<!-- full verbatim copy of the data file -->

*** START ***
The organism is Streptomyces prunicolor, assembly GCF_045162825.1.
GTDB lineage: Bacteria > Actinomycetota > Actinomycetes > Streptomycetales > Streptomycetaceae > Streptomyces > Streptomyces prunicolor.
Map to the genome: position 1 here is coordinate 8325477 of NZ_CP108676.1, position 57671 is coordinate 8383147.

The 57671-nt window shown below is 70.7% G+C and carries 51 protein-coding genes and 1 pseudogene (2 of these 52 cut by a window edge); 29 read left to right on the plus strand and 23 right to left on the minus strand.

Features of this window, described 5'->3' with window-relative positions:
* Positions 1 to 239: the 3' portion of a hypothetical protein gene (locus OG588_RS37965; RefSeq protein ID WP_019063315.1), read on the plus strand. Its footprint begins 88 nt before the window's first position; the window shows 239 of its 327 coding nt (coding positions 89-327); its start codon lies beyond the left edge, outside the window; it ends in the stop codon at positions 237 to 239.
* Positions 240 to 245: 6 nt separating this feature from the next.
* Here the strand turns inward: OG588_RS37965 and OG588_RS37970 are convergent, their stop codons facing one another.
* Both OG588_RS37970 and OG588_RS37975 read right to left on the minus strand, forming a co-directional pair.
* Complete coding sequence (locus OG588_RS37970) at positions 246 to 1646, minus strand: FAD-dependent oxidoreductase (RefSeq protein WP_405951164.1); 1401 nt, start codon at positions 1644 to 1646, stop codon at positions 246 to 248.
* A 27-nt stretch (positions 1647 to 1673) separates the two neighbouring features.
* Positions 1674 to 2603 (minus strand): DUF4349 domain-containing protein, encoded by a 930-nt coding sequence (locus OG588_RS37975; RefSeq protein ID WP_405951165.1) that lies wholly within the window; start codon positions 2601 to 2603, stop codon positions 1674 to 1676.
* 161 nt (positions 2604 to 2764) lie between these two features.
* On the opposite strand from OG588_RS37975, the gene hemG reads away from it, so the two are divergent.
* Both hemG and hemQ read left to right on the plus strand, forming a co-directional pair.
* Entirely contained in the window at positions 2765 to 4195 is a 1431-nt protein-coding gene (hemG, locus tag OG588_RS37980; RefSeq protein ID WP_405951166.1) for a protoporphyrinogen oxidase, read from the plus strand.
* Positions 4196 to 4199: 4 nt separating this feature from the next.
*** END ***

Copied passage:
The organism is Streptomyces prunicolor, assembly GCF_045162825.1.
GTDB lineage: Bacteria > Actinomycetota > Actinomycetes > Streptomycetales > Streptomycetaceae > Streptomyces > Streptomyces prunicolor.
Map to the genome: position 1 here is coordinate 8325477 of NZ_CP108676.1, position 57671 is coordinate 8383147.

The 57671-nt window shown below is 70.7% G+C and carries 51 protein-coding genes and 1 pseudogene (2 of these 52 cut by a window edge); 29 read left to right on the plus strand and 23 right to left on the minus strand.

Features of this window, described 5'->3' with window-relative positions:
* Positions 1 to 239: the 3' portion of a hypothetical protein gene (locus OG588_RS37965; RefSeq protein ID WP_019063315.1), read on the plus strand. Its footprint begins 88 nt before the window's first position; the window shows 239 of its 327 coding nt (coding positions 89-327); its start codon lies beyond the left edge, outside the window; it ends in the stop codon at positions 237 to 239.
* Positions 240 to 245: 6 nt separating this feature from the next.
* Here the strand turns inward: OG588_RS37965 and OG588_RS37970 are convergent, their stop codons facing one another.
* Both OG588_RS37970 and OG588_RS37975 read right to left on the minus strand, forming a co-directional pair.
* Complete coding sequence (locus OG588_RS37970) at positions 246 to 1646, minus strand: FAD-dependent oxidoreductase (RefSeq protein WP_405951164.1); 1401 nt, start codon at positions 1644 to 1646, stop codon at positions 246 to 248.
* A 27-nt stretch (positions 1647 to 1673) separates the two neighbouring features.
* Positions 1674 to 2603 (minus strand): DUF4349 domain-containing protein, encoded by a 930-nt coding sequence (locus OG588_RS37975; RefSeq protein ID WP_405951165.1) that lies wholly within the window; start codon positions 2601 to 2603, stop codon positions 1674 to 1676.
* 161 nt (positions 2604 to 2764) lie between these two features.
* On the opposite strand from OG588_RS37975, the gene hemG reads away from it, so the two are divergent.
* Both hemG and hemQ read left to right on the plus strand, forming a co-directional pair.
* Entirely contained in the window at positions 2765 to 4195 is a 1431-nt protein-coding gene (hemG, locus tag OG588_RS37980; RefSeq protein ID WP_405951166.1) for a protoporphyrinogen oxidase, read from the plus strand.
* Positions 4196 to 4199: 4 nt separating this feature from the next.